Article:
A First Course in Abstract Algebra : Rings, Groups, and Fields, Third Edition book cover
3rd Edition

A First Course in Abstract Algebra
Rings, Groups, and Fields, Third Edition

ISBN 9781482245523
Published November 7, 2014 by Chapman and Hall/CRC
556 Pages 40 B/W Illustrations

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Book Description

Like its popular predecessors, A First Course in Abstract Algebra: Rings, Groups, and Fields, Third Edition develops ring theory first by drawing on students’ familiarity with integers and polynomials. This unique approach motivates students in the study of abstract algebra and helps them understand the power of abstraction. The authors introduce groups later on using examples of symmetries of figures in the plane and space as well as permutations.

New to the Third Edition

  • Makes it easier to teach unique factorization as an optional topic
  • Reorganizes the core material on rings, integral domains, and fields
  • Includes a more detailed treatment of permutations
  • Introduces more topics in group theory, including new chapters on Sylow theorems
  • Provides many new exercises on Galois theory

The text includes straightforward exercises within each chapter for students to quickly verify facts, warm-up exercises following the chapter that test fundamental comprehension, and regular exercises concluding the chapter that consist of computational and supply-the-proof problems. Historical remarks discuss the history of algebra to underscore certain pedagogical points. Each section also provides a synopsis that presents important definitions and theorems, allowing students to verify the major topics from the section.

Table of Contents

Numbers, Polynomials, and Factoring
The Natural Numbers
The Integers
Modular Arithmetic
Polynomials with Rational Coefficients
Factorization of Polynomials
Section I in a Nutshell

Rings, Domains, and Fields
Subrings and Unity
Integral Domains and Fields
Polynomials over a Field
Section II in a Nutshell

Ring Homomorphisms and Ideals
Ring Homomorphisms
The Kernel
Rings of Cosets
The Isomorphism Theorem for Rings
Maximal and Prime Ideals
The Chinese Remainder Theorem
Section III in a Nutshell

Symmetries of Geometric Figures
Abstract Groups
Cyclic Groups
Section IV in a Nutshell

Group Homomorphisms
Group Homomorphisms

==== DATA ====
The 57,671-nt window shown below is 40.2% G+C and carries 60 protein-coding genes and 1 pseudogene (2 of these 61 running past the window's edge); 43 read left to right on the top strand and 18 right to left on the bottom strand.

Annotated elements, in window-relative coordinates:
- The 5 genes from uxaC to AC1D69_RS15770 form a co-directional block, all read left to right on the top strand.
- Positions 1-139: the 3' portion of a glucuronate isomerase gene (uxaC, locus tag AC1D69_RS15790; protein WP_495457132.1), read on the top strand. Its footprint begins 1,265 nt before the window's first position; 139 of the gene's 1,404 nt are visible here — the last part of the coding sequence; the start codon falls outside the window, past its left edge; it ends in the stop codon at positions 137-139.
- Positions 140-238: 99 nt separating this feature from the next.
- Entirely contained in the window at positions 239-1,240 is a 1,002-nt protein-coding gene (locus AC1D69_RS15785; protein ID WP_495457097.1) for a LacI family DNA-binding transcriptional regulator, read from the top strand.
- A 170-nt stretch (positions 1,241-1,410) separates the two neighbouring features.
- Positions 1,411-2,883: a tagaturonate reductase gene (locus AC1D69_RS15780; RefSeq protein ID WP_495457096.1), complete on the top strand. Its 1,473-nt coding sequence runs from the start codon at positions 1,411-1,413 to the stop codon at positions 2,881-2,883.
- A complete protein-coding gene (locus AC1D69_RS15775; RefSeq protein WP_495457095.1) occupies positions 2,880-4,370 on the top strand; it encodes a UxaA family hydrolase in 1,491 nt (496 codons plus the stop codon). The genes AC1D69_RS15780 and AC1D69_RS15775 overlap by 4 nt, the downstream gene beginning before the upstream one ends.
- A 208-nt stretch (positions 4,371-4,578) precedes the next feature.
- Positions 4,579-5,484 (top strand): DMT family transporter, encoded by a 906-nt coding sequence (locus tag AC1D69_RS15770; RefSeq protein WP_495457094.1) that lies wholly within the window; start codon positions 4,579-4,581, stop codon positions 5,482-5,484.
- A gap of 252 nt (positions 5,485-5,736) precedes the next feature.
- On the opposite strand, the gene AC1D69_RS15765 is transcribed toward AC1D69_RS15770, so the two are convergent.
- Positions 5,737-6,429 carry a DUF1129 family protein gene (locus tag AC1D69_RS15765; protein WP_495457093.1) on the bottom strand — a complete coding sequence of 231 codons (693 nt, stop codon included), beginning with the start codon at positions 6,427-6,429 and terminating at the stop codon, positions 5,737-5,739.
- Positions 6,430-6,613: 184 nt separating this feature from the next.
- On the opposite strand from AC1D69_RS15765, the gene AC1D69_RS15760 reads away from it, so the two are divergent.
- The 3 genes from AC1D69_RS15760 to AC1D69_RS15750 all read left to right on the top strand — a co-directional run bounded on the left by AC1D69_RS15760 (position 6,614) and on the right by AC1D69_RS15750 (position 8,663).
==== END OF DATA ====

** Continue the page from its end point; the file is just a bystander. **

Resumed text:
Structure and Representation
Cosets and Lagrange's Theorem
Groups of Cosets
The Isomorphism Theorem for Groups
Section V in a Nutshell

Topics from Group Theory
The Alternating Groups
Sylow Theory: The Preliminaries
Sylow Theory: The Theorems
Solvable Groups
Section VI in a Nutshell

Unique Factorization
Quadratic Extensions of the Integers
Unique Factorization
Polynomials with Integer Coefficients
Euclidean Domains
Section VII in a Nutshell

Constructibility Problems
Constructions with Compass and Straightedge
Constructibility and Quadratic Field Extensions
The Impossibility of Certain Constructions
Section VIII in a Nutshell

Vector Spaces and Field Extensions
Vector Spaces I
Vector Spaces II
Field Extensions and Kronecker's Theorem
Algebraic Field Extensions
Finite Extensions and Constructibility Revisited
Section IX in a Nutshell

Galois Theory
The Splitting Field
Finite Fields
Galois Groups
The Fundamental Theorem of Galois Theory
Solving Polynomials by Radicals
Section X in a Nutshell

Hints and Solutions

Guide to Notation


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"I am a fan of the rings-first approach to algebra, agreeing with the authors that students’ familiarity with the integers and with polynomials renders rings more intuitive and accessible than groups. But this book has many other virtues besides presenting the material in this order. For example, each section is preceded and followed by short sections that try to put the material into a broader context. … This is definitely a book worth considering for textbook adoption."
MAA Reviews, November 2014

Praise for the Second Edition:
"I was quickly won over by the book … . The book is very complete, containing more than enough material for a two semester course in undergraduate abstract algebra … . Even though there was a great deal of material presented, I found the book to be very well organized. … There are a lot of things that I like about this book. … [It is] well written and will help students to see the big picture. … All in all it seems that a lot of thought went into this book, resulting in a comprehensive, well-written, readable book for undergraduates first learning abstract algebra."
—MAA Online

"A remarkable feature of the book is that it starts first with the concept of a ring, while groups are introduced later. The reason of that is that students are usually more familiar with various number domains rather than the mappings and matrices. There is a huge number of examples in the book … . The book contains a lot of nice exercises of various degrees of difficulty so that it can also be used as a practice book."
EMS Newsletter, March 2006